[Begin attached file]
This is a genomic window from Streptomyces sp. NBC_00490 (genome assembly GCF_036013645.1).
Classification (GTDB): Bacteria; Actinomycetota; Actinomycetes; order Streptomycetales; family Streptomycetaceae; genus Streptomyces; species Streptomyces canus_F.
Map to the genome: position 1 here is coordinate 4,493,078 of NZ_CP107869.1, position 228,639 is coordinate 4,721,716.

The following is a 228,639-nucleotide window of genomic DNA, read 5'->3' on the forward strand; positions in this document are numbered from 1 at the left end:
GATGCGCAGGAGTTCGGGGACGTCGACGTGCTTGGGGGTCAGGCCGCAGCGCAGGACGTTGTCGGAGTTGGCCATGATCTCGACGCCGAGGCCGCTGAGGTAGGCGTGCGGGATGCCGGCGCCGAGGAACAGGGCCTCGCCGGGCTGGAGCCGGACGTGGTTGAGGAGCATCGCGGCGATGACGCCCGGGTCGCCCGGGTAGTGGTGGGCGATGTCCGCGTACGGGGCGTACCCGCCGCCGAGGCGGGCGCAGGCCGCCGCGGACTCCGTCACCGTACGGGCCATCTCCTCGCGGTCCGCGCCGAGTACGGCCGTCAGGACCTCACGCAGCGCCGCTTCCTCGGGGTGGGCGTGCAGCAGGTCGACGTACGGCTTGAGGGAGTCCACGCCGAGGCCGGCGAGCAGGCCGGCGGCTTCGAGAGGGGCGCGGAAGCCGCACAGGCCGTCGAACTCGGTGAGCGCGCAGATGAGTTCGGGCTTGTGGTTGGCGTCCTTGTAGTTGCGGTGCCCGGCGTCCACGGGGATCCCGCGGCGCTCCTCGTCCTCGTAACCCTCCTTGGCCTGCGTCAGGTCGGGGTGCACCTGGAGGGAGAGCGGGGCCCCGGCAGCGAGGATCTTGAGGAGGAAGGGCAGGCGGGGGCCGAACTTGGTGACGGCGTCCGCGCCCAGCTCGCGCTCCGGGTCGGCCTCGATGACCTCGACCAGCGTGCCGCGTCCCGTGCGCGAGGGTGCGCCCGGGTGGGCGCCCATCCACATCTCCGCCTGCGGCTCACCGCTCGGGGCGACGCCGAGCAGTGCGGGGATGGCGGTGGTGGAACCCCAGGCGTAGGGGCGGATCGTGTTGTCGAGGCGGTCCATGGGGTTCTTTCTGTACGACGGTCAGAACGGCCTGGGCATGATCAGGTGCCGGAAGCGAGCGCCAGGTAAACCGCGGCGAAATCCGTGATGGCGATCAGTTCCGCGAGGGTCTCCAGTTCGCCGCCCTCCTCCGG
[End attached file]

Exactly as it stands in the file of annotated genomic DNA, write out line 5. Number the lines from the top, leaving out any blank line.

GATGCGCAGGAGTTCGGGGACGTCGACGTGCTTGGGGGTCAGGCCGCAGCGCAGGACGTTGTCGGAGTTGGCCATGATCTCGACGCCGAGGCCGCTGAGGTAGGCGTGCGGGATGCCGGCGCCGAGGAACAGGGCCTCGCCGGGCTGGAGCCGGACGTGGTTGAGGAGCATCGCGGCGATGACGCCCGGGTCGCCCGGGTAGTGGTGGGCGATGTCCGCGTACGGGGCGTACCCGCCGCCGAGGCGGGCGCAGGCCGCCGCGGACTCCGTCACCGTACGGGCCATCTCCTCGCGGTCCGCGCCGAGTACGGCCGTCAGGACCTCACGCAGCGCCGCTTCCTCGGGGTGGGCGTGCAGCAGGTCGACGTACGGCTTGAGGGAGTCCACGCCGAGGCCGGCGAGCAGGCCGGCGGCTTCGAGAGGGGCGCGGAAGCCGCACAGGCCGTCGAACTCGGTGAGCGCGCAGATGAGTTCGGGCTTGTGGTTGGCGTCCTTGTAGTTGCGGTGCCCGGCGTCCACGGGGATCCCGCGGCGCTCCTCGTCCTCGTAACCCTCCTTGGCCTGCGTCAGGTCGGGGTGCACCTGGAGGGAGAGCGGGGCCCCGGCAGCGAGGATCTTGAGGAGGAAGGGCAGGCGGGGGCCGAACTTGGTGACGGCGTCCGCGCCCAGCTCGCGCTCCGGGTCGGCCTCGATGACCTCGACCAGCGTGCCGCGTCCCGTGCGCGAGGGTGCGCCCGGGTGGGCGCCCATCCACATCTCCGCCTGCGGCTCACCGCTCGGGGCGACGCCGAGCAGTGCGGGGATGGCGGTGGTGGAACCCCAGGCGTAGGGGCGGATCGTGTTGTCGAGGCGGTCCATGGGGTTCTTTCTGTACGACGGTCAGAACGGCCTGGGCATGATCAGGTGCCGGAAGCGAGCGCCAGGTAAACCGCGGCGAAATCCGTGATGGCGATCAGTTCCGCGAGGGTCTCCAGTTCGCCGCCCTCCTCCGG